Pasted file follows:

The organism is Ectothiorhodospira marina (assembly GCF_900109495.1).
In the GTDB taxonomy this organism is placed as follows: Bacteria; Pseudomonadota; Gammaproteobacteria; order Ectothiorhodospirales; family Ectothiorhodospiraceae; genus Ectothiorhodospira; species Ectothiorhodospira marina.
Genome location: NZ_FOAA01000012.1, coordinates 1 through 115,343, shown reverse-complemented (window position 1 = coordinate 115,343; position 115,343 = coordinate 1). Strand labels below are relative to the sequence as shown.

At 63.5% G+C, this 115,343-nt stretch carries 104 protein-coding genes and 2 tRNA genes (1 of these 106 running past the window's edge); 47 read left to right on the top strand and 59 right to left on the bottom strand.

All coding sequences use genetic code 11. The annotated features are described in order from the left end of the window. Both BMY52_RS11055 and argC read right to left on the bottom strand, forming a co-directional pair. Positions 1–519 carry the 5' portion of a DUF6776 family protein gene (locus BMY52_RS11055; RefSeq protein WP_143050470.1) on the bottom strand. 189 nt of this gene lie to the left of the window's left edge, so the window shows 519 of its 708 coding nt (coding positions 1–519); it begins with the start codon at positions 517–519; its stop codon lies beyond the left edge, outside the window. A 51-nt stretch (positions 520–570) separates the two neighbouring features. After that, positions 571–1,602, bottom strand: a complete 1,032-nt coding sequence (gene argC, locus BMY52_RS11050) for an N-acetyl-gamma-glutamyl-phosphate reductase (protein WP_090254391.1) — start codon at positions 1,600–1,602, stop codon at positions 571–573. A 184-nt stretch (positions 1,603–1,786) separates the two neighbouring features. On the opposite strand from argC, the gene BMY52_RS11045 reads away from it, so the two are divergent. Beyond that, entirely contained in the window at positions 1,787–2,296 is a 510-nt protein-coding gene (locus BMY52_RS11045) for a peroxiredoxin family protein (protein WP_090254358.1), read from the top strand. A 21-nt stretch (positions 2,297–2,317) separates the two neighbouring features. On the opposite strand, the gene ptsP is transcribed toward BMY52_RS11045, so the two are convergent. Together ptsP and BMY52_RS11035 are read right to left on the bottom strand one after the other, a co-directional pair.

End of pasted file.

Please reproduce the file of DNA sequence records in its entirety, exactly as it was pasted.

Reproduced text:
The organism is Ectothiorhodospira marina (assembly GCF_900109495.1).
In the GTDB taxonomy this organism is placed as follows: Bacteria; Pseudomonadota; Gammaproteobacteria; order Ectothiorhodospirales; family Ectothiorhodospiraceae; genus Ectothiorhodospira; species Ectothiorhodospira marina.
Genome location: NZ_FOAA01000012.1, coordinates 1 through 115,343, shown reverse-complemented (window position 1 = coordinate 115,343; position 115,343 = coordinate 1). Strand labels below are relative to the sequence as shown.

At 63.5% G+C, this 115,343-nt stretch carries 104 protein-coding genes and 2 tRNA genes (1 of these 106 running past the window's edge); 47 read left to right on the top strand and 59 right to left on the bottom strand.

All coding sequences use genetic code 11. The annotated features are described in order from the left end of the window. Both BMY52_RS11055 and argC read right to left on the bottom strand, forming a co-directional pair. Positions 1–519 carry the 5' portion of a DUF6776 family protein gene (locus BMY52_RS11055; RefSeq protein WP_143050470.1) on the bottom strand. 189 nt of this gene lie to the left of the window's left edge, so the window shows 519 of its 708 coding nt (coding positions 1–519); it begins with the start codon at positions 517–519; its stop codon lies beyond the left edge, outside the window. A 51-nt stretch (positions 520–570) separates the two neighbouring features. After that, positions 571–1,602, bottom strand: a complete 1,032-nt coding sequence (gene argC, locus BMY52_RS11050) for an N-acetyl-gamma-glutamyl-phosphate reductase (protein WP_090254391.1) — start codon at positions 1,600–1,602, stop codon at positions 571–573. A 184-nt stretch (positions 1,603–1,786) separates the two neighbouring features. On the opposite strand from argC, the gene BMY52_RS11045 reads away from it, so the two are divergent. Beyond that, entirely contained in the window at positions 1,787–2,296 is a 510-nt protein-coding gene (locus BMY52_RS11045) for a peroxiredoxin family protein (protein WP_090254358.1), read from the top strand. A 21-nt stretch (positions 2,297–2,317) separates the two neighbouring features. On the opposite strand, the gene ptsP is transcribed toward BMY52_RS11045, so the two are convergent. Together ptsP and BMY52_RS11035 are read right to left on the bottom strand one after the other, a co-directional pair.